Project description:Hammock valve, also known as anomalous mitral arcade is a rare mechanism for congenital mitral insufficiency. We report a case of a two-week-old neonate who presented with features of heart failure and an apical systolic murmur. Echocardiogram showed severe mitral regurgitation and abnormal mitral valve with direct attachment of mitral leaflets to papillary muscle without intervening chordae tendinae, typical of hammock valve. Heart failure was controlled with ionotrpes and diuretics. The literature on the hammock mitral valve is reviewed.
Project description:<h4>Aims</h4>Several approaches for transcatheter mitral valve repair for functional mitral valve regurgitation are established. Interventional direct annuloplasty is a novel trans-venous, trans-septal approach. While feasibility was proven recently, knowledge on its influence on cardiac dimensions, pressures, biomarkers, and clinical outcomes is sparse.<h4>Methods and results</h4>Patients consecutively treated with direct annuloplasty-only procedures between December 2015 and April 2018 were included in this monocentric analysis. Echocardiographic measurements, biomarker levels, clinical status [New York Heart Association (NYHA) class and 6 min walk test] were assessed at baseline, at discharge, and at a 30 day follow-up. Overall, 18 patients (in mean 77.0 ± 7.4 years, 44.4% women) with initially all high-grade mitral valve regurgitation (MR) were included in this study. Procedural success rate was high (94.4%) without severe complications. Direct annuloplasty resulted in MR-reduction (post-procedural-MR mild or no/trace: 72.2%) and the proportion of patients with severe dyspnoea (NYHA III/IV) was reduced (88.9% vs. 50%, P = 0.008). Clinical results were associated with a relevant diminution of left atrial volumes (-16.5%, P < 0.001) and cardiac pressures [left atrial pressure (-32.3%, P = 0.019) and systolic pulmonary arterial pressure (PAP, -15.8%, P = 0.025)]. Patients with lower baseline levels of PAP (P = 0.022) as well as elevated highly sensitive troponin (P = 0.034) were more likely to archive clinical benefit (improvement in NYHA class ?1 grade) after 1 month, which could not be correlated with the grade of MR-reduction.<h4>Conclusions</h4>Transcatheter mitral valve repair by direct annuloplasty results in a relevant reduction of intracardiac pressures, left atrial volumes, dyspnoea, and MR. Lower PAP and higher troponin values at baseline could be associated to dyspnoea reduction.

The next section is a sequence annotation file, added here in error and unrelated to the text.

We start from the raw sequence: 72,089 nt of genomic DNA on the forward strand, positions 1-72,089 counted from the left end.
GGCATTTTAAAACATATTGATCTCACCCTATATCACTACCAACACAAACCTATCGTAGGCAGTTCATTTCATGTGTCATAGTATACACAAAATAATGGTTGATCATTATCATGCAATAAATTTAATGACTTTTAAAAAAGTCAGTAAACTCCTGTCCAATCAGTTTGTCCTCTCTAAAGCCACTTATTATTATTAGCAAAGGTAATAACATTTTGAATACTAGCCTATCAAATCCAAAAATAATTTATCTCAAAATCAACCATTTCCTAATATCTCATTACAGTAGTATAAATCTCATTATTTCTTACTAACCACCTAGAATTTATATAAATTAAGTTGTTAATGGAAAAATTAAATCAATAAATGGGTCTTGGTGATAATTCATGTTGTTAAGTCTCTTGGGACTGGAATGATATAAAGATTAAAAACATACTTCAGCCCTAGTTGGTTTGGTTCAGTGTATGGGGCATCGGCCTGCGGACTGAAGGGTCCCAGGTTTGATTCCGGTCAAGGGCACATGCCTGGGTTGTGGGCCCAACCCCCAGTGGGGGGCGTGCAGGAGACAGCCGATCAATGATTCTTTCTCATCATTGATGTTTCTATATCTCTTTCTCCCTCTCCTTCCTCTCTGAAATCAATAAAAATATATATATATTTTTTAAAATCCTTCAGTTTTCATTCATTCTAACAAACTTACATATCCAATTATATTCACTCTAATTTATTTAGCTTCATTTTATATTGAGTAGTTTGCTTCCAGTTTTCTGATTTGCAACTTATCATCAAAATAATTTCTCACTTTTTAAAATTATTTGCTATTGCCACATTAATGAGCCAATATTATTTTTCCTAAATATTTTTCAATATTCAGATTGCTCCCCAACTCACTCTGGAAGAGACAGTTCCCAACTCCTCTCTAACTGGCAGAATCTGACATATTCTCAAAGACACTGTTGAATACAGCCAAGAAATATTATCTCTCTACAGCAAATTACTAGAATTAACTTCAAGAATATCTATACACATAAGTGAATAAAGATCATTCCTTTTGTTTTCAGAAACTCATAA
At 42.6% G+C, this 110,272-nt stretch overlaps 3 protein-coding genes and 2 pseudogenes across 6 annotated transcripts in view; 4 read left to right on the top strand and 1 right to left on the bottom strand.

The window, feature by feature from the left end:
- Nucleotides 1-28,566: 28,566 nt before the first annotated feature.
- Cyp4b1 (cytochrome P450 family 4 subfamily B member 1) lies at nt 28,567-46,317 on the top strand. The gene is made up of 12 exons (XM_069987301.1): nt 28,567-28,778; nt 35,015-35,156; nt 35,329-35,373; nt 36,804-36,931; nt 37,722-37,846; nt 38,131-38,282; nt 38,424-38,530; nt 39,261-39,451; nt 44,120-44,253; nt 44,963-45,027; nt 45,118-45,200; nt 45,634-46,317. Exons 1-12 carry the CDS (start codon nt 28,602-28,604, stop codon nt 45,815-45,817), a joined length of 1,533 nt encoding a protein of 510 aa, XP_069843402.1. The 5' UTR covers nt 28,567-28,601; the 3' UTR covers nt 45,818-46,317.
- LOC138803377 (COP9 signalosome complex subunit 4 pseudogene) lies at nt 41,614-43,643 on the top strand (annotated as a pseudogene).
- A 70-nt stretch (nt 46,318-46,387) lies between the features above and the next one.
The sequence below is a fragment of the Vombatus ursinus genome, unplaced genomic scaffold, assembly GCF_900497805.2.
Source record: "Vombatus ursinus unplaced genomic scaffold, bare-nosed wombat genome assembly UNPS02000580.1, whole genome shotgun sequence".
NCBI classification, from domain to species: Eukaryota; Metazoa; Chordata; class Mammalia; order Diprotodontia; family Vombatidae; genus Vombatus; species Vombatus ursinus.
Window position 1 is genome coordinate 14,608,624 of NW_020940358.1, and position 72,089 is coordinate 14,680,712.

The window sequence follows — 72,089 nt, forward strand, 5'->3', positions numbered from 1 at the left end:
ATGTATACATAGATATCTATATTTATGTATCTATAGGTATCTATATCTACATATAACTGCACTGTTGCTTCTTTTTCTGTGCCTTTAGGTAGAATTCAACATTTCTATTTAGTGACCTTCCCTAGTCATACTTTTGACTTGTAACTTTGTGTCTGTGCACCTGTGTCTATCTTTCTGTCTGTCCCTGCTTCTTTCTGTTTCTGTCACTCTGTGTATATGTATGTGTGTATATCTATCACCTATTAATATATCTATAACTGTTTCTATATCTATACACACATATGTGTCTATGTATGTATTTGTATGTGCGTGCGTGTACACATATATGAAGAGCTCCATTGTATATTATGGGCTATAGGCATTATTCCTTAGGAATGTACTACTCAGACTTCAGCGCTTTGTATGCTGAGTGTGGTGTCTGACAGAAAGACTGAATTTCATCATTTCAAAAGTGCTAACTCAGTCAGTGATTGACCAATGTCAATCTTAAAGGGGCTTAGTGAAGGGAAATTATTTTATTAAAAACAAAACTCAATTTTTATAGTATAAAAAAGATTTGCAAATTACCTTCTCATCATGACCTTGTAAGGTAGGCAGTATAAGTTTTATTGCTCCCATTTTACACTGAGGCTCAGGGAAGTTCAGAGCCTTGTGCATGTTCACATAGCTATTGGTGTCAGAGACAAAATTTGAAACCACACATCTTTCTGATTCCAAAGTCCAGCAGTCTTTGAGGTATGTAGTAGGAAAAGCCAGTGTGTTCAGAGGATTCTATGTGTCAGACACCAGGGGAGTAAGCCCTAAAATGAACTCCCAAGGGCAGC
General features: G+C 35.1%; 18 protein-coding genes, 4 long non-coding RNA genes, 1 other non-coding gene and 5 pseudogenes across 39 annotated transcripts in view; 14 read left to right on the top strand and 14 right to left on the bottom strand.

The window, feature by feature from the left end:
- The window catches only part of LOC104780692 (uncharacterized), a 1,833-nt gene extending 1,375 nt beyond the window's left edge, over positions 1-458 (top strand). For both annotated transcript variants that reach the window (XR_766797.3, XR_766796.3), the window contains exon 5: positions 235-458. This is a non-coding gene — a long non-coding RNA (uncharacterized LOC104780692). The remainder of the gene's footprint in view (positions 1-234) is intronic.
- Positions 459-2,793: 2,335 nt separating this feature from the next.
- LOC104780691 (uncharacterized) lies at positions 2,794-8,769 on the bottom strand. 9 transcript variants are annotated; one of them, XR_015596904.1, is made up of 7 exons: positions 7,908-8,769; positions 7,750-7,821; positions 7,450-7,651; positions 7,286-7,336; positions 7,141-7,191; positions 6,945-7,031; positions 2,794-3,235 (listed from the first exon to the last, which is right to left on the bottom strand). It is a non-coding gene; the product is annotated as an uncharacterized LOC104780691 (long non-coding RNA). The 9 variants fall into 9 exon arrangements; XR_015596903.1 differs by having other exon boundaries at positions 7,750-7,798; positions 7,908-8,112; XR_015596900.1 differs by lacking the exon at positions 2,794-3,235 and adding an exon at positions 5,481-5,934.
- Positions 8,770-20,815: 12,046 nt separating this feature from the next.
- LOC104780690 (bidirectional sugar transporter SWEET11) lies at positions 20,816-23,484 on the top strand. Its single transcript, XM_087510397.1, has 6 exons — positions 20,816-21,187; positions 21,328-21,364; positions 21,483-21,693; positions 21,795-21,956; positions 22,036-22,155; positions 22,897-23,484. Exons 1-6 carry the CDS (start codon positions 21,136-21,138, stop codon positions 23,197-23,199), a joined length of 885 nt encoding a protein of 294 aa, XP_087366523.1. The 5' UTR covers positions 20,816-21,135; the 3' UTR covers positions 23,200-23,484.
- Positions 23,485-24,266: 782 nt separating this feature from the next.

Project description:We report the case of a man in his 60s who had dilated cardiomyopathy with severe functional mitral regurgitation. Four years after a cardiac resynchronization therapy (CRT) device with an implantable cardioverter defibrillator was implanted, this device was replaced with an adaptive CRT device because of battery consumption. Seven months after replacement of this device, the left ventricular pacing to right ventricular activation and the atrioventricular delay from automatic adjustments contributed to less functional mitral regurgitation. The findings from our case suggest that optimal CRT, by measuring intracardiac conduction parameters, is effective for functional mitral regurgitation.